—but we can still find moments of solitude, or make life-changing decisions for ourselves, even if the decision is as limited as positioning ourselves in a place where we can receive something we have no control over. Amanda decided her lame partner and pill popping stress needed to stop, and it was then, that her life changed. That one decision set everything else in motion. Lessons to be learned from Amanda: Don’t let anyone tell you who you are, separate yourself from the people and environments that harm you or keep you trapped in more of the same, and cry. Make the time or put things or people in your life that mean something to you. Feel a love, beauty or a passion that is deep enough to bring tears to your eyes.

Protagonist

The second thing is that we must be leading ladies.

So often, we give so much deference or we try to accommodate and be so amenable, and we forget that there are things we can make ours, things we don’t deserve (because we deserve more) and moments where we need to let go (see above).

I see too many women playing the best friend in their own lives. Sometimes, I fall into that trap, too. Be the leading lady. Get that Oscar. You are not, I repeat, you are not the best supporting actress. In your life, you are the protagonist.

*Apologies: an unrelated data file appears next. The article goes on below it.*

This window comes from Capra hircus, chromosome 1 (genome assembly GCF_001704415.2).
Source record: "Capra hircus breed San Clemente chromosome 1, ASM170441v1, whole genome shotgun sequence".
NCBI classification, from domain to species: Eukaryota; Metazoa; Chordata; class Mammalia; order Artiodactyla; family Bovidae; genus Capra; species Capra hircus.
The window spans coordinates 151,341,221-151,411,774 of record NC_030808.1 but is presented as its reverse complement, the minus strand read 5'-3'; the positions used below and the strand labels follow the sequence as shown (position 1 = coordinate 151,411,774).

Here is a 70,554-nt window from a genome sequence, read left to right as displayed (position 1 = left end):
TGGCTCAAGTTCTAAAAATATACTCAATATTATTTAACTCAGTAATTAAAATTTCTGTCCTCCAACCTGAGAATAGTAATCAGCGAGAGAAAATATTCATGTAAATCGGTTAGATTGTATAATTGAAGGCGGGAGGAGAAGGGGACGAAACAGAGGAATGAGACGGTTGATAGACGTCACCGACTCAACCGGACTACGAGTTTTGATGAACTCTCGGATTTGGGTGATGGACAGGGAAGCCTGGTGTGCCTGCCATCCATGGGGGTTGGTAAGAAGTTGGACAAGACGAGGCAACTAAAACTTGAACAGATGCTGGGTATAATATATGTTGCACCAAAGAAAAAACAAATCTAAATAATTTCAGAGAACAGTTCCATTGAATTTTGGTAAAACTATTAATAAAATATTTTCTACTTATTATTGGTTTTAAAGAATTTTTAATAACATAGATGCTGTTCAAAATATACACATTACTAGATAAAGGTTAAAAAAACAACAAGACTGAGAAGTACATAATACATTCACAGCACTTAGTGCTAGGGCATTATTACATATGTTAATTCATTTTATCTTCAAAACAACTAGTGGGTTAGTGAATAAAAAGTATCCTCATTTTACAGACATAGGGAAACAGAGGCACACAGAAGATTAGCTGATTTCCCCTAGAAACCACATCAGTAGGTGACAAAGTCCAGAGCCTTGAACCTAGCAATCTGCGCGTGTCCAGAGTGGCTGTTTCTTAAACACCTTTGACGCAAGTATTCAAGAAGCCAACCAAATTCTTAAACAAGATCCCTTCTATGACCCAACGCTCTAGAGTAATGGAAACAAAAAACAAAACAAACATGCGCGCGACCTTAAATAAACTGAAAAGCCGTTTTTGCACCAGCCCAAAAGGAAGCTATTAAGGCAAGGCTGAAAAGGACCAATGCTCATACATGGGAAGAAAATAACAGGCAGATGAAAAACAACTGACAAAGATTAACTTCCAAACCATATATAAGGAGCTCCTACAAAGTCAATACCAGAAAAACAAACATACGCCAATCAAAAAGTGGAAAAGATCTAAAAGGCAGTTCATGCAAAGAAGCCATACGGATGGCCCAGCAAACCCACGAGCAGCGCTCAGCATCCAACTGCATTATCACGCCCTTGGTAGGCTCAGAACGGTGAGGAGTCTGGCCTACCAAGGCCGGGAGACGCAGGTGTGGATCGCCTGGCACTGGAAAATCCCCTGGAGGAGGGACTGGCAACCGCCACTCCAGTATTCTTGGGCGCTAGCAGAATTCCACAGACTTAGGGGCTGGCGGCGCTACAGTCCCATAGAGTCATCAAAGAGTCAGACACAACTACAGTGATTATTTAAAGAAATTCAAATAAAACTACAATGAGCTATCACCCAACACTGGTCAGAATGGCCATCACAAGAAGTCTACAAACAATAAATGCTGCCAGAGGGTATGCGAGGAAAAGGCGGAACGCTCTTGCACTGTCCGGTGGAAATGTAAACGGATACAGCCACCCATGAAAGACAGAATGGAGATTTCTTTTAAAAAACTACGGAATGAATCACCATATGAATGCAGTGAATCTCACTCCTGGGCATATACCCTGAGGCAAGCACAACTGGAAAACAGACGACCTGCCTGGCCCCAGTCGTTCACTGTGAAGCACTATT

Show up and “repurpose” your pain, as Sophia Roe likes to say. Heal. Heal. Heal. And write your story’s new beginning. You aren’t stuck with how the movie began, and you certainly get a say in who you are when it ends.

Several Observations

By: Gabriela Yareliz

These past few days have been refreshing. I have been mounting pieces of furniture that will help add chic storage to my sunny studio. I look forward to no longer seeing the things I will store inside these pieces and to having a more put-together look, in my humble home. I am excited for a proper entrée, for one. Building furniture is soothing to me. Maybe, it’s because I grew up in a house whose furniture my mother and I built during dark power outage hurricane days in Florida, when we first arrived to the hot, muggy and delightfully weather unstable state.